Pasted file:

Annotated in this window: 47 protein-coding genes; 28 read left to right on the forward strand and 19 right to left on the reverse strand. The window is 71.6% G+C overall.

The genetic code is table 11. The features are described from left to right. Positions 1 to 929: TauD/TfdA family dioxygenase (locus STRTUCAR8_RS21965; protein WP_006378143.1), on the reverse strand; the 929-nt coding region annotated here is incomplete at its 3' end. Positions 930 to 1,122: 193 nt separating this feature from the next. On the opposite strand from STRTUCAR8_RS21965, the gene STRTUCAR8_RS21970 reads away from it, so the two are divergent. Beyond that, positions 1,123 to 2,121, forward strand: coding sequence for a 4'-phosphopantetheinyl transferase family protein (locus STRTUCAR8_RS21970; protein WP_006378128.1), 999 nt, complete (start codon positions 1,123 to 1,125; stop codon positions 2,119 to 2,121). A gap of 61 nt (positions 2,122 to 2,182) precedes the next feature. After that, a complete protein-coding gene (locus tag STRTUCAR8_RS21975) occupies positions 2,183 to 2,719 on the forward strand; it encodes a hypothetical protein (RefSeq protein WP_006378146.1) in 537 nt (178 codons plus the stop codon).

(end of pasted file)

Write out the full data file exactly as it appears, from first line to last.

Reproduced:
Annotated in this window: 47 protein-coding genes; 28 read left to right on the forward strand and 19 right to left on the reverse strand. The window is 71.6% G+C overall.

The genetic code is table 11. The features are described from left to right. Positions 1 to 929: TauD/TfdA family dioxygenase (locus STRTUCAR8_RS21965; protein WP_006378143.1), on the reverse strand; the 929-nt coding region annotated here is incomplete at its 3' end. Positions 930 to 1,122: 193 nt separating this feature from the next. On the opposite strand from STRTUCAR8_RS21965, the gene STRTUCAR8_RS21970 reads away from it, so the two are divergent. Beyond that, positions 1,123 to 2,121, forward strand: coding sequence for a 4'-phosphopantetheinyl transferase family protein (locus STRTUCAR8_RS21970; protein WP_006378128.1), 999 nt, complete (start codon positions 1,123 to 1,125; stop codon positions 2,119 to 2,121). A gap of 61 nt (positions 2,122 to 2,182) precedes the next feature. After that, a complete protein-coding gene (locus tag STRTUCAR8_RS21975) occupies positions 2,183 to 2,719 on the forward strand; it encodes a hypothetical protein (RefSeq protein WP_006378146.1) in 537 nt (178 codons plus the stop codon).